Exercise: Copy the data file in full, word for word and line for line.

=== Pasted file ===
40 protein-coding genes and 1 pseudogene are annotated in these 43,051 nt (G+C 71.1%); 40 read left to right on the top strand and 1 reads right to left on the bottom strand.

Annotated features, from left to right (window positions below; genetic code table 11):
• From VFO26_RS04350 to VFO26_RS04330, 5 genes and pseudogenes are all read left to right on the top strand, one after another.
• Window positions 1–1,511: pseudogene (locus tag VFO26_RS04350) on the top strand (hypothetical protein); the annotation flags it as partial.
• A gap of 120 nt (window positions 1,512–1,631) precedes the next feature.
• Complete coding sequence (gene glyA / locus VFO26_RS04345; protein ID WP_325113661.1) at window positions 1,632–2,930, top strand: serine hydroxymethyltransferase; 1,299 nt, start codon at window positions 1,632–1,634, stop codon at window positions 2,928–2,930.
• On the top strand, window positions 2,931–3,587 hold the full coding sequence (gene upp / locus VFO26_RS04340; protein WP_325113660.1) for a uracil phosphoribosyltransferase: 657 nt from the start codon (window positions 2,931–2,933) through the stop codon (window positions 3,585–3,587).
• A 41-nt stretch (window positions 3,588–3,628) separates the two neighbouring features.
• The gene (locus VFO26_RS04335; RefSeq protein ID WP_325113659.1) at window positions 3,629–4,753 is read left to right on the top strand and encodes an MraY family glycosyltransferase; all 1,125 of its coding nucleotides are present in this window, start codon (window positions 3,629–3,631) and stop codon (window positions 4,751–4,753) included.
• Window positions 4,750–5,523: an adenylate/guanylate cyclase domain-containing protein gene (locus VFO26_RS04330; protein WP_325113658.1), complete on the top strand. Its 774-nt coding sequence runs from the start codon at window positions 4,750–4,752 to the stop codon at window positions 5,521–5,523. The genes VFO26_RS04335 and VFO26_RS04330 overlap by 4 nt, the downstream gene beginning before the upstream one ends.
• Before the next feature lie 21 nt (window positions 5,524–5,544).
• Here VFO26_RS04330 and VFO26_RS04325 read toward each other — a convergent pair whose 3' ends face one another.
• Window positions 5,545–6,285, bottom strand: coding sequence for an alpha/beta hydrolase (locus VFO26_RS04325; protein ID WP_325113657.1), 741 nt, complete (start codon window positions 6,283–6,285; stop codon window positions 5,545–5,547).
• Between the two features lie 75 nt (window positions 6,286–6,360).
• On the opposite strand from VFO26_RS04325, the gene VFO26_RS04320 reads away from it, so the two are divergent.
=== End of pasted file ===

40 protein-coding genes and 1 pseudogene are annotated in these 43,051 nt (G+C 71.1%); 40 read left to right on the top strand and 1 reads right to left on the bottom strand.

Annotated features, from left to right (window positions below; genetic code table 11):
• From VFO26_RS04350 to VFO26_RS04330, 5 genes and pseudogenes are all read left to right on the top strand, one after another.
• Window positions 1–1,511: pseudogene (locus tag VFO26_RS04350) on the top strand (hypothetical protein); the annotation flags it as partial.
• A gap of 120 nt (window positions 1,512–1,631) precedes the next feature.
• Complete coding sequence (gene glyA / locus VFO26_RS04345; protein ID WP_325113661.1) at window positions 1,632–2,930, top strand: serine hydroxymethyltransferase; 1,299 nt, start codon at window positions 1,632–1,634, stop codon at window positions 2,928–2,930.
• On the top strand, window positions 2,931–3,587 hold the full coding sequence (gene upp / locus VFO26_RS04340; protein WP_325113660.1) for a uracil phosphoribosyltransferase: 657 nt from the start codon (window positions 2,931–2,933) through the stop codon (window positions 3,585–3,587).
• A 41-nt stretch (window positions 3,588–3,628) separates the two neighbouring features.
• The gene (locus VFO26_RS04335; RefSeq protein ID WP_325113659.1) at window positions 3,629–4,753 is read left to right on the top strand and encodes an MraY family glycosyltransferase; all 1,125 of its coding nucleotides are present in this window, start codon (window positions 3,629–3,631) and stop codon (window positions 4,751–4,753) included.
• Window positions 4,750–5,523: an adenylate/guanylate cyclase domain-containing protein gene (locus VFO26_RS04330; protein WP_325113658.1), complete on the top strand. Its 774-nt coding sequence runs from the start codon at window positions 4,750–4,752 to the stop codon at window positions 5,521–5,523. The genes VFO26_RS04335 and VFO26_RS04330 overlap by 4 nt, the downstream gene beginning before the upstream one ends.
• Before the next feature lie 21 nt (window positions 5,524–5,544).
• Here VFO26_RS04330 and VFO26_RS04325 read toward each other — a convergent pair whose 3' ends face one another.
• Window positions 5,545–6,285, bottom strand: coding sequence for an alpha/beta hydrolase (locus VFO26_RS04325; protein ID WP_325113657.1), 741 nt, complete (start codon window positions 6,283–6,285; stop codon window positions 5,545–5,547).
• Between the two features lie 75 nt (window positions 6,286–6,360).
• On the opposite strand from VFO26_RS04325, the gene VFO26_RS04320 reads away from it, so the two are divergent.